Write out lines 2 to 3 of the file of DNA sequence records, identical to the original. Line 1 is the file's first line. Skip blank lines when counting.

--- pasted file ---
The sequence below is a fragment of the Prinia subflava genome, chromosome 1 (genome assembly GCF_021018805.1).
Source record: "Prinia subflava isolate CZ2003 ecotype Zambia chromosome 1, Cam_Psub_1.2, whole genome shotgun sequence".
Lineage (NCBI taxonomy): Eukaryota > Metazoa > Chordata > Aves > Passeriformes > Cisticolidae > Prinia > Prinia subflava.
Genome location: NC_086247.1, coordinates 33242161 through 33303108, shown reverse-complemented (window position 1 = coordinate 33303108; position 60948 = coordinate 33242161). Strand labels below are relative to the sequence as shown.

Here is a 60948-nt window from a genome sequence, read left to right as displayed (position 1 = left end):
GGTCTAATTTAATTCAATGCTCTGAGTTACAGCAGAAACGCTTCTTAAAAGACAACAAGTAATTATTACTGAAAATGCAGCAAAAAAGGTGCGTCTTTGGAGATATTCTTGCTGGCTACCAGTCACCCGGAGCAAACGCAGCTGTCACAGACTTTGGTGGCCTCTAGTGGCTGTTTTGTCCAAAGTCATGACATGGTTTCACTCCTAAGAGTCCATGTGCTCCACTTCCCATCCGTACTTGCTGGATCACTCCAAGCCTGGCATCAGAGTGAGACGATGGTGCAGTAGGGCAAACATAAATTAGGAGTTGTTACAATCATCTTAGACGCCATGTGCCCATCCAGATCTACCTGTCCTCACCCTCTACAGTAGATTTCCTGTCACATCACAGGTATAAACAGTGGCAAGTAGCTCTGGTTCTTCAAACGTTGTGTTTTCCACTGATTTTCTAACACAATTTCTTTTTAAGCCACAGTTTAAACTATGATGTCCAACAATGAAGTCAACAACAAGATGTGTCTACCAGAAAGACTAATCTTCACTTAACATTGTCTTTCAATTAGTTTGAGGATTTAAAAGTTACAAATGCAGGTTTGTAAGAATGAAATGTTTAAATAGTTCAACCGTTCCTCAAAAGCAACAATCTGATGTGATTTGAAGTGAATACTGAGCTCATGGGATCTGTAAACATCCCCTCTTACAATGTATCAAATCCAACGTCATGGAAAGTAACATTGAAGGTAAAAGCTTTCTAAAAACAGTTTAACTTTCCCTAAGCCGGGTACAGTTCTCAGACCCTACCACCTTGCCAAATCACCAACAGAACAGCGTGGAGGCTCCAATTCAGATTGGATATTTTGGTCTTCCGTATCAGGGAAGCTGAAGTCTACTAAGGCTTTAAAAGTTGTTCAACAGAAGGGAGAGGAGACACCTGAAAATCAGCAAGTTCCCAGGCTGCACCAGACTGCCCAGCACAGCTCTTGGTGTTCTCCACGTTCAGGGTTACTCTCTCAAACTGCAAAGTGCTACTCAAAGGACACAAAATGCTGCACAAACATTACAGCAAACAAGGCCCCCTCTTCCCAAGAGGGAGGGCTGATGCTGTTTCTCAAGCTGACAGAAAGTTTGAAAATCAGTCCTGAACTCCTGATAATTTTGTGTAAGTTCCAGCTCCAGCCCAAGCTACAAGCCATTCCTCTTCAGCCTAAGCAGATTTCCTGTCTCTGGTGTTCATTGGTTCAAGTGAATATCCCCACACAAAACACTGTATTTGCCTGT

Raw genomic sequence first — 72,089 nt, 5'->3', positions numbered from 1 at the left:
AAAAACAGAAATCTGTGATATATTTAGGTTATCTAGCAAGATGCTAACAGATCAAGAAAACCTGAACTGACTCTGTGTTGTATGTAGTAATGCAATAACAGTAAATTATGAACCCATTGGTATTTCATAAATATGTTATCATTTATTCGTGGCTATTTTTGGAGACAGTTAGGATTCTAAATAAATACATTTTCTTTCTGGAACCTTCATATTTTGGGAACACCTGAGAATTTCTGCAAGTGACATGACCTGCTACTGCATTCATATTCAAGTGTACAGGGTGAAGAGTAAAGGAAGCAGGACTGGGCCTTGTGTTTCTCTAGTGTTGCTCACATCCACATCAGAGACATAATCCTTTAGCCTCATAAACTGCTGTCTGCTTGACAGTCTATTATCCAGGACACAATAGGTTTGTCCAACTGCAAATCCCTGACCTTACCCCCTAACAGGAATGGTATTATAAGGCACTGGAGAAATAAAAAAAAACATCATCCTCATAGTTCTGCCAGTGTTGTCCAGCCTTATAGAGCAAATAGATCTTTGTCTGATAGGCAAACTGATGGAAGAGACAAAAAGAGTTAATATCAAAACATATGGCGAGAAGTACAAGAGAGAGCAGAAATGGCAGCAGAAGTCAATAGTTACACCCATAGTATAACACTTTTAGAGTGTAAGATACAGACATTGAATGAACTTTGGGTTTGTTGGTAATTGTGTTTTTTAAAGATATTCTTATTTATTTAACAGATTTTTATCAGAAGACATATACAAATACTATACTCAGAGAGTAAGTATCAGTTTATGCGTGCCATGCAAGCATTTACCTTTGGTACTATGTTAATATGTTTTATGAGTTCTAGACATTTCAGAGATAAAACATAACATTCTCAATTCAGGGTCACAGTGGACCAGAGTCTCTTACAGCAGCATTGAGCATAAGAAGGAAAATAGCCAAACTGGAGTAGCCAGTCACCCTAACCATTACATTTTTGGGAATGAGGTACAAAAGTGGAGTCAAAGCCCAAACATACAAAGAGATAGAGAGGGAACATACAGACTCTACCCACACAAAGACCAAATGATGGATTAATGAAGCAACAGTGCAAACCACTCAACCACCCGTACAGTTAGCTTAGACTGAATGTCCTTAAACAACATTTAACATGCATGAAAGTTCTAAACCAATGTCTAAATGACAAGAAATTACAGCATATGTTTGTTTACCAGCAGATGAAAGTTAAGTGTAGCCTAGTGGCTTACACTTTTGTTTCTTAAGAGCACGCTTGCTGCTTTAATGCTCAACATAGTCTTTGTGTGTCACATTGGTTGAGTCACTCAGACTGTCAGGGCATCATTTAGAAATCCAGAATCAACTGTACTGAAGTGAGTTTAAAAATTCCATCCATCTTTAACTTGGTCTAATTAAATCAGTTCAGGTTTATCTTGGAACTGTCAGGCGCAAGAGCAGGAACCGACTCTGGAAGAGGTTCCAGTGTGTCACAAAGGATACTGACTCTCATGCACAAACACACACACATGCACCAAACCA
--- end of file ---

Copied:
Source record: "Prinia subflava isolate CZ2003 ecotype Zambia chromosome 1, Cam_Psub_1.2, whole genome shotgun sequence".
Lineage (NCBI taxonomy): Eukaryota > Metazoa > Chordata > Aves > Passeriformes > Cisticolidae > Prinia > Prinia subflava.